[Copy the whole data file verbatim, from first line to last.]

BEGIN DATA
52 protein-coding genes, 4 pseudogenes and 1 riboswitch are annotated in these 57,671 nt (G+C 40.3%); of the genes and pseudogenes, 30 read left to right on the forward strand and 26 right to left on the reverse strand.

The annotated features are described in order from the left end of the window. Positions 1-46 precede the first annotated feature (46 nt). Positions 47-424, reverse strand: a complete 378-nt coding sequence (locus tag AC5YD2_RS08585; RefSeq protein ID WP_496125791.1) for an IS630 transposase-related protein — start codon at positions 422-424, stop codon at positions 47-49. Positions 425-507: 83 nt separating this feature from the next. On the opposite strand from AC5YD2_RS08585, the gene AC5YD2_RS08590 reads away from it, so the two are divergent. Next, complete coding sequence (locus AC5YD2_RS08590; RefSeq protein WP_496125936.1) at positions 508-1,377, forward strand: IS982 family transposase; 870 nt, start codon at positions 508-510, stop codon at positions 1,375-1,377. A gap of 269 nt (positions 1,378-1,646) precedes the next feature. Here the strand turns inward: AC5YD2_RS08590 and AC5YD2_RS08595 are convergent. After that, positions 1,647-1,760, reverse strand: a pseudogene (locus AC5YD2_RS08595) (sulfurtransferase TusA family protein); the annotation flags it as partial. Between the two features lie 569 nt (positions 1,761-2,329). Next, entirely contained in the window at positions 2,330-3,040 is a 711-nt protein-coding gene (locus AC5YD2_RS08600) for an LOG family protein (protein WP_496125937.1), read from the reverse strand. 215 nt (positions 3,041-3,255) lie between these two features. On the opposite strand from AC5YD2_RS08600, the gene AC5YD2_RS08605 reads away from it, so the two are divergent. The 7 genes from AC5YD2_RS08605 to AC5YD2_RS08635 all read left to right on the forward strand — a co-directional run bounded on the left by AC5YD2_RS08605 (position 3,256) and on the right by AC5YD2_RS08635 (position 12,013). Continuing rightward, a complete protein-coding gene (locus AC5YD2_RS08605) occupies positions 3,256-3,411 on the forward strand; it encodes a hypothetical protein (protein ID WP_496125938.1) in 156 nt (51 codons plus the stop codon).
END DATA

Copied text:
52 protein-coding genes, 4 pseudogenes and 1 riboswitch are annotated in these 57,671 nt (G+C 40.3%); of the genes and pseudogenes, 30 read left to right on the forward strand and 26 right to left on the reverse strand.

The annotated features are described in order from the left end of the window. Positions 1-46 precede the first annotated feature (46 nt). Positions 47-424, reverse strand: a complete 378-nt coding sequence (locus tag AC5YD2_RS08585; RefSeq protein ID WP_496125791.1) for an IS630 transposase-related protein — start codon at positions 422-424, stop codon at positions 47-49. Positions 425-507: 83 nt separating this feature from the next. On the opposite strand from AC5YD2_RS08585, the gene AC5YD2_RS08590 reads away from it, so the two are divergent. Next, complete coding sequence (locus AC5YD2_RS08590; RefSeq protein WP_496125936.1) at positions 508-1,377, forward strand: IS982 family transposase; 870 nt, start codon at positions 508-510, stop codon at positions 1,375-1,377. A gap of 269 nt (positions 1,378-1,646) precedes the next feature. Here the strand turns inward: AC5YD2_RS08590 and AC5YD2_RS08595 are convergent. After that, positions 1,647-1,760, reverse strand: a pseudogene (locus AC5YD2_RS08595) (sulfurtransferase TusA family protein); the annotation flags it as partial. Between the two features lie 569 nt (positions 1,761-2,329). Next, entirely contained in the window at positions 2,330-3,040 is a 711-nt protein-coding gene (locus AC5YD2_RS08600) for an LOG family protein (protein WP_496125937.1), read from the reverse strand. 215 nt (positions 3,041-3,255) lie between these two features. On the opposite strand from AC5YD2_RS08600, the gene AC5YD2_RS08605 reads away from it, so the two are divergent. The 7 genes from AC5YD2_RS08605 to AC5YD2_RS08635 all read left to right on the forward strand — a co-directional run bounded on the left by AC5YD2_RS08605 (position 3,256) and on the right by AC5YD2_RS08635 (position 12,013). Continuing rightward, a complete protein-coding gene (locus AC5YD2_RS08605) occupies positions 3,256-3,411 on the forward strand; it encodes a hypothetical protein (protein ID WP_496125938.1) in 156 nt (51 codons plus the stop codon).